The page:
Britain is a State that chose Brexit, rejects immigration but is dependent on it, is getting older but less healthy, is more demanding of public services but less willing to pay for them, is tired of intervention abroad but wants to remain a global authority. We have an over-stretched, free health service (an idea from the 1940s that may not survive the 2020s), overcrowded prisons, a military without an evident purpose, an education system the envy of none of the Western world. How did we get here and where are we going? Abell is editor of the Times Literary Supplement. Rajan is the BBC's Media Editor.
“You might already know me as that gobby MP who has a tendency to shout about the stuff I care about. Because I’m a woman with a cause, I have been called a feminazi witch, a murderer and threatened with rape. The internet attracts a classy crowd. So, speaking the truth isn’t always easy but I believe it’s worth it. And I want you to believe it too.” #absolutehero
Grand Designs icon Ben Law discusses a more sustainable approach to buildings with Passivhaus expert Janet Cotterell and Green Consumer guru, Julia Hailes. Chaired by Hay-on-Earth Director Andy Fryers.
Hamid follows The Reluctant Fundamentalist with How To Get Filthy Rich In Rising Asia – a vivid and emotionally absorbing tale of a man’s journey from impoverished rural boy to corporate tycoon. It steals its shape from the business self-help books devoured by youths all over ‘rising Asia’. Martell’s new novel is set in New York, June 1961. The Bill Evans Trio, featuring twenty-five year old Scott LaFaro on bass, play a series of concerts at the Village Vanguard that will go down in musical history. Shortly afterwards, LaFaro is killed in a car accident and Evans disappears. Intermission tells the story of what happens next.
What was it like to be ill in medieval Wales? What remedies did people use and to whom did they turn for treatment? Chaired by Jasper Rees.
Jasper Rees is author of Bred Of Heaven.
Governments, NGOs and corporations collaborate across the world on campaigns to respond to global health issues such as AIDS, Ebola, SARS and malaria. But how do you regulate these PPPs (private-public partnerships)? The Edinburgh academic and her co-author, Chelsea Clinton, analyse the accountability, effectiveness and sustainability of the biggest campaigns. Chaired by Oscar Guardiola-Rivera.
A darkly glinting novel set on Ireland’s Atlantic coast, The Green Road is a story of fracture and family, selfishness and compassion – a book about the gaps in the human heart and how we learn to fill them. The children of Rosaleen Madigan leave the west of Ireland for lives they never could have imagined in Dublin, New York and various third-world towns. In her early old age their difficult, wonderful mother announces that she’s decided to sell the house and divide the proceeds. Her adult children come back for a last Christmas, with the feeling that their childhoods are being erased, their personal history bought and sold.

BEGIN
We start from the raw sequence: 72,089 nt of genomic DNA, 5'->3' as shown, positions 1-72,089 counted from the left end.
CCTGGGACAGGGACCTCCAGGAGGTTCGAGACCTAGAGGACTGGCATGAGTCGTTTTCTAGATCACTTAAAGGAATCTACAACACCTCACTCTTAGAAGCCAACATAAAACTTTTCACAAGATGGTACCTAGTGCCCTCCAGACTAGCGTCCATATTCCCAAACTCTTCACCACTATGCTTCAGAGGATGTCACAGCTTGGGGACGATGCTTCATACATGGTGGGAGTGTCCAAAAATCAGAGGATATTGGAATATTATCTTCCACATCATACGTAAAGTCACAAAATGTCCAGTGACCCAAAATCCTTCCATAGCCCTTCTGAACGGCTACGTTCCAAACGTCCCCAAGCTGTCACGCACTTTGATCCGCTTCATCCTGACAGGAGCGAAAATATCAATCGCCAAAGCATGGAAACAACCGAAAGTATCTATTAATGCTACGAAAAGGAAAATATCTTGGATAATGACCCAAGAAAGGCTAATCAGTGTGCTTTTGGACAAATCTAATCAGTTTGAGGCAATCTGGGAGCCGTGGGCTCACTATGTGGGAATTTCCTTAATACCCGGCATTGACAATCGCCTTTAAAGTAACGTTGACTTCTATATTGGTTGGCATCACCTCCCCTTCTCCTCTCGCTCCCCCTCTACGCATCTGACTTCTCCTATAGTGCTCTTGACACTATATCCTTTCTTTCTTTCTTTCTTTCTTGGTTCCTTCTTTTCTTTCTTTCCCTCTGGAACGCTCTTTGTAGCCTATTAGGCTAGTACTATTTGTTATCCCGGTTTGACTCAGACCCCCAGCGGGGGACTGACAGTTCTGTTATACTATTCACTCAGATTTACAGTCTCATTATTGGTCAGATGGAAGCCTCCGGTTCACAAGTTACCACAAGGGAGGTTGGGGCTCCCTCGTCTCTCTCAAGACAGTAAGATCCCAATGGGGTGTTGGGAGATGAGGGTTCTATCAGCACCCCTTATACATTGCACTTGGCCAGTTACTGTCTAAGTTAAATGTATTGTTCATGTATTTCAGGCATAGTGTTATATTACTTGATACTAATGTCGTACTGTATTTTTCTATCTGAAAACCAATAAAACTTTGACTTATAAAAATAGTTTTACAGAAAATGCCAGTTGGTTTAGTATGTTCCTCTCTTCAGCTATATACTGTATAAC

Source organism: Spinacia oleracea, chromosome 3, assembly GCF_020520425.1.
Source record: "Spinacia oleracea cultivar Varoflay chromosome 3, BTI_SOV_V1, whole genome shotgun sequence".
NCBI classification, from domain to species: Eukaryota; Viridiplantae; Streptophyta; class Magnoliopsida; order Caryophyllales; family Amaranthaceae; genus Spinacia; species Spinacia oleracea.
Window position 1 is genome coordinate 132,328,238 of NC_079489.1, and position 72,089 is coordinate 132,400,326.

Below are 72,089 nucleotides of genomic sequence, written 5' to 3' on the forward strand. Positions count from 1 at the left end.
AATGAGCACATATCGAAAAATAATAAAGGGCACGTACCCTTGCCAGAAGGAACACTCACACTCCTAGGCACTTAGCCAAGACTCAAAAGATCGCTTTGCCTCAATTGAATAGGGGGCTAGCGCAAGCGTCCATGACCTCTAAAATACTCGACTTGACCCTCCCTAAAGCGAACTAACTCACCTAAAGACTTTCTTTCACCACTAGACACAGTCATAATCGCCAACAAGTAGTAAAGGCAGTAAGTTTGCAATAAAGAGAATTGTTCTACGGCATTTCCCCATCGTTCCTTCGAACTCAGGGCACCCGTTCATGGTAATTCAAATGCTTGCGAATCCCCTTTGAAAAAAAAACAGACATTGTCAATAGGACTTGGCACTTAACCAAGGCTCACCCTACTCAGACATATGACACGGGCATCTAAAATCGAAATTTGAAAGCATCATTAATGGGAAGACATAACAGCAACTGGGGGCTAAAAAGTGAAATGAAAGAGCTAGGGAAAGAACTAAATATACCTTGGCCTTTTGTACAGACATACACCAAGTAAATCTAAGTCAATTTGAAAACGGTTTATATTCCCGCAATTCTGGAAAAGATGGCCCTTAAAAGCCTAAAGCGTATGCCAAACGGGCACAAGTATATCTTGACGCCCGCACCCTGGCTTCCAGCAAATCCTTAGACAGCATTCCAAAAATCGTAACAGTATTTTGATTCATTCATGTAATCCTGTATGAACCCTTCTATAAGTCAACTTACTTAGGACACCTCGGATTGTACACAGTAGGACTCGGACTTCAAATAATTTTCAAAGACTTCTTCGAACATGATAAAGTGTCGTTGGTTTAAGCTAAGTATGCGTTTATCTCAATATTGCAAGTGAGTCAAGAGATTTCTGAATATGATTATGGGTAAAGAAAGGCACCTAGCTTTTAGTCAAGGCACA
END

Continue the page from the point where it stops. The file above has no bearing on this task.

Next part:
The Man Booker-winning novelist (The Gathering) is addicted to the truth of things. Sentence by sentence, there are few writers alive who can invest the language with such torque and gleam, such wit and longing – who can write dialogue that speaks itself aloud, who can show us the million splinters of her characters’ lives then pull them back up together again, into a perfect glass.
This event will be recorded for broadcast on the BBC World News programme Talking Books.
Photo: Hugh Chaloner
In the next hundred years, the world will need to deal with the same amount of social development witnessed in the past 43 centuries – the rebirth of the city state, the battle for new energy, disappearing borders, the desire of the world’s people to move to developed nations. The former ambassador explores the core principles of a progressive C21st foreign policy: how to balance interventionism and national interest, and to use global governance to achieve national objectives. He discusses smart power, soft power and the new interventionism alongside lessons from the most notorious leaders and diplomats across the world including Talleyrand, Kissinger, Mandela and the Kennedys.
A former frontman, teacher, boxer and salesman, at 36 Tom Fletcher became the youngest senior British ambassador for 200 years. He pioneered using new technology to connect with people across a Middle East in upheaval. He is now a Professor of International Relations, and a campaigner for global education, the creative industries and coexistence.
Óna chéad leabhar, A Thig ná Tit Orm, i leith, tá cáil agus tarraingt i bhfad is i gcéin ar Mhaidhc Dainín Ó Sé. Foilsíodh a shaothar is déanaí Punt Isló i mbliana. Labhróidh sé linn, i gcomhrá, faoi seo agus tuilleadh!!
Maidhc Dainín Ó Sé, a man of many talents, is a well-known author in his native Irish language. An occasion not to be missed, where he will speak to us in discussion about his works, travels and passions.
Irish language event